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United States v. McIntire

July 7, 2006


The opinion of the court was delivered by: Jeanne E. Scott, U.S. District Judge


This matter comes before the Court on Defendant Robert McIntire's Objection to the U.S. Magistrate Judge's Report and Recommendation on Motion to Suppress (Pursuant to 28 U.S.C. § 636) (d/e 19) (Objection). United States Magistrate Judge Byron Cudmore issued a Report and Recommendation (d/e 17) in which he recommended denial of the Defendant's Motion to Suppress Evidence Derived from Unlawful Execution of a Search Warrant (d/e 9). McIntire filed an Amended Motion to Suppress Evidence Derived from Unlawful Execution of a Search Warrant (d/e 21). The Amended Motion corrects a factual error in the original Motion which was not material to the decision. The original Motion (d/e 9) was stricken. Minute Entry dated June 19, 2006. The Court will therefore review the Report and Recommendation, and the Objection, with respect to the Amended Motion. This Court reviews such matters de novo. 28 U.S.C. § 636(b)(1)(C). Upon de novo review, the Court overrules the Objection and adopts Judge Cudmore's Report and Recommendation.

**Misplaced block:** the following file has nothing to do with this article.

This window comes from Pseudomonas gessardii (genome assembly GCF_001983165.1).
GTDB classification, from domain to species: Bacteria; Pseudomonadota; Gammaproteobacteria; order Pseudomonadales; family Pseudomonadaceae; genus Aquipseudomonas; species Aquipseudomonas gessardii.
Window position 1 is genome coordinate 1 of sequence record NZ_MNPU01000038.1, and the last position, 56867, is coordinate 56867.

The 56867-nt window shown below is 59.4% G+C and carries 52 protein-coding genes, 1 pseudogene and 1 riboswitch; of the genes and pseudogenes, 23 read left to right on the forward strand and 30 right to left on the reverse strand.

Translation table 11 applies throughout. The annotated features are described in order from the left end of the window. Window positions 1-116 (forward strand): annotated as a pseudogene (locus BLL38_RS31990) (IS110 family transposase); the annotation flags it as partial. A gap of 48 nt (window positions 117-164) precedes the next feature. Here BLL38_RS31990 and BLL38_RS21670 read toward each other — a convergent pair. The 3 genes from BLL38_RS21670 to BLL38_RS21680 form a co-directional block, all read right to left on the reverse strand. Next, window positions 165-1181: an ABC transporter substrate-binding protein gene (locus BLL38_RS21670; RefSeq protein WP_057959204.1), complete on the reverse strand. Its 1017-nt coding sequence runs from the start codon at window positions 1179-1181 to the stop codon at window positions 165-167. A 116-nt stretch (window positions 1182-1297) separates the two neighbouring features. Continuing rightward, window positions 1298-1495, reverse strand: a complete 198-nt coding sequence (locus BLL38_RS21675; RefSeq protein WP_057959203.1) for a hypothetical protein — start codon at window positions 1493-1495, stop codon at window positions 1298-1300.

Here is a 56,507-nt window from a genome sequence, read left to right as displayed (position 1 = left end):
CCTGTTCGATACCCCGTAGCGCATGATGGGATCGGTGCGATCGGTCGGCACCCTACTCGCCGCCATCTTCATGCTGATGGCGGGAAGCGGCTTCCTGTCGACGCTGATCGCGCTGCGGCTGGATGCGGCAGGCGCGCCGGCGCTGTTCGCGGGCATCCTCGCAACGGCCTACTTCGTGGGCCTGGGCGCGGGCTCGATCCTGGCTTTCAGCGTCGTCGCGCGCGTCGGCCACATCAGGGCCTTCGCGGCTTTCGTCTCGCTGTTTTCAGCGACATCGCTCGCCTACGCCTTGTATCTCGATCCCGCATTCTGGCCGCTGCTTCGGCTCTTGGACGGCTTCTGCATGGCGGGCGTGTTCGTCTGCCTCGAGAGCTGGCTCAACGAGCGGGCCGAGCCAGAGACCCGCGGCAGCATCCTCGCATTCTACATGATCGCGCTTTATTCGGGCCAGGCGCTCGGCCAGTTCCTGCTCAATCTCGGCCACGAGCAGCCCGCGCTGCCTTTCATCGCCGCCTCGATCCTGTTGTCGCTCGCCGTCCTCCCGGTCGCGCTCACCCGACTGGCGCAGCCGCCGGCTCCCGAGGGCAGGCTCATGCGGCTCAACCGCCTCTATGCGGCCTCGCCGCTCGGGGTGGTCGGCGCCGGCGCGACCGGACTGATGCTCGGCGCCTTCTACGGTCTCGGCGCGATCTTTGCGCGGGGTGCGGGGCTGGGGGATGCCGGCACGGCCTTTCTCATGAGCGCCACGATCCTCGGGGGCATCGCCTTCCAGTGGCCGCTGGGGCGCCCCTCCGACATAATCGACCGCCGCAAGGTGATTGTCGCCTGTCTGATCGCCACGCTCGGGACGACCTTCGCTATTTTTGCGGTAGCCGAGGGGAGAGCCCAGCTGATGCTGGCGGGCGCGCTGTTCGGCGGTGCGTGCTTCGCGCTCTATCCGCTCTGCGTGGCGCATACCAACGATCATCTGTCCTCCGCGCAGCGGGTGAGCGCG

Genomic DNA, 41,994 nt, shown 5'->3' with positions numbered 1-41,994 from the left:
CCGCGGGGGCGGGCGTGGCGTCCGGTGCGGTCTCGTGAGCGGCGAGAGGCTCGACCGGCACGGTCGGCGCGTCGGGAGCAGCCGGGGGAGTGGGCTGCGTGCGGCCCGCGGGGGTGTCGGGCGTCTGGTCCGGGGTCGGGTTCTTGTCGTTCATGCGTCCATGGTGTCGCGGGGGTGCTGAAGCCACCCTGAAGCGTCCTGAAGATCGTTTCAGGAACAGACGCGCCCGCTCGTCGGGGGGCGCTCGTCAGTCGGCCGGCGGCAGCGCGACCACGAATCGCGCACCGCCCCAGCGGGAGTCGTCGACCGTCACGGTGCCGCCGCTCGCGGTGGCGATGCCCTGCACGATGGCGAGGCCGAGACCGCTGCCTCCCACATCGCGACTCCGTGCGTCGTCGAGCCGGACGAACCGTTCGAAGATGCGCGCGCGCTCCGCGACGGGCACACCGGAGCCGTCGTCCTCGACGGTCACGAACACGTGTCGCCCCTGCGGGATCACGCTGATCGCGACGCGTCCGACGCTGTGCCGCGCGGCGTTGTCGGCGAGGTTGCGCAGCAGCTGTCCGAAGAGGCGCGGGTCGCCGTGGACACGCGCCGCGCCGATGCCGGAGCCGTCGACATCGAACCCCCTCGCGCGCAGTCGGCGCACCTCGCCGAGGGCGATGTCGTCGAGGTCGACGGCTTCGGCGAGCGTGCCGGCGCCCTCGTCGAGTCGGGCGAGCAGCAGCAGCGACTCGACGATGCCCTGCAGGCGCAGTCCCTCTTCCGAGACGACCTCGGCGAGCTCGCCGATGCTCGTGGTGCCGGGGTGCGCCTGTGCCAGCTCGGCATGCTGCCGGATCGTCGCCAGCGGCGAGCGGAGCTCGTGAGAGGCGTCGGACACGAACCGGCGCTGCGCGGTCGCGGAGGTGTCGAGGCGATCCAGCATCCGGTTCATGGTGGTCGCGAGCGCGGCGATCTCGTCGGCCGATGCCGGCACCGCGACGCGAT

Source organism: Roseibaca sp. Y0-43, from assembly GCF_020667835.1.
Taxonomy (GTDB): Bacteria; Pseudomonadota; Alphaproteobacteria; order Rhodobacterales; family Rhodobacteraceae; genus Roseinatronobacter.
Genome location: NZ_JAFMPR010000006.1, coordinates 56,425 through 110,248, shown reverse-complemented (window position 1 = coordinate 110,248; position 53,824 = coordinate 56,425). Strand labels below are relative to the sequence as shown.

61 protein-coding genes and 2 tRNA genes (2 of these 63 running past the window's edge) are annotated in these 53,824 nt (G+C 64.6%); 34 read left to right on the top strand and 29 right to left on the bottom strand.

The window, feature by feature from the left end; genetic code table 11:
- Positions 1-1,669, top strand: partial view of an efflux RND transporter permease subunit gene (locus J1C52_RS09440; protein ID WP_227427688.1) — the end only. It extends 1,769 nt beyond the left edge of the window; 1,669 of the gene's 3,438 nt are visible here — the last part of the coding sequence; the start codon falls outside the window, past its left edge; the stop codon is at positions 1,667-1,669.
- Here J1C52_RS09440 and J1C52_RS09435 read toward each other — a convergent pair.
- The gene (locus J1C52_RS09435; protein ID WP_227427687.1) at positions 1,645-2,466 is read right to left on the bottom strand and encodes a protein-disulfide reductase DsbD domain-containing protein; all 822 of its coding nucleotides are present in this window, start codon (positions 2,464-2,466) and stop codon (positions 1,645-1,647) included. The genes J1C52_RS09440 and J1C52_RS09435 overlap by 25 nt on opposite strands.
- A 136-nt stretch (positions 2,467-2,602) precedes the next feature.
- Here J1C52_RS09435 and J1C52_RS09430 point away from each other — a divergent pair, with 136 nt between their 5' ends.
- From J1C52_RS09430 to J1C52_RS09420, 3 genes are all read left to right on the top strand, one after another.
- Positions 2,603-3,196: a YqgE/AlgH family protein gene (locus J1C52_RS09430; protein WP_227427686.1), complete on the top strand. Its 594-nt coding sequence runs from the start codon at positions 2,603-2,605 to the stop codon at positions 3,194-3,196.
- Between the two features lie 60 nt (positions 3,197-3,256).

On May 3, 2005, Quincy Police Officer Lee Mangold appeared with a confidential informant before a state court judge in Adams County, Illinois, to seek a warrant to search McIntire's residence located at 522 Jackson Street, Quincy, Illinois. Mangold signed under oath before the judge an Application for a warrant to search the residence for cannabis, proof of residency, and U.S. currency. The confidential informant, identified as Jane Doe, also signed an Affidavit under oath before the judge. Her Affidavit was incorporated into the Application. The judge signed the acknowledgments of both Mangold's Application and Jane Does' Affidavit. Motion to Suppress, Exhibits A, B and C.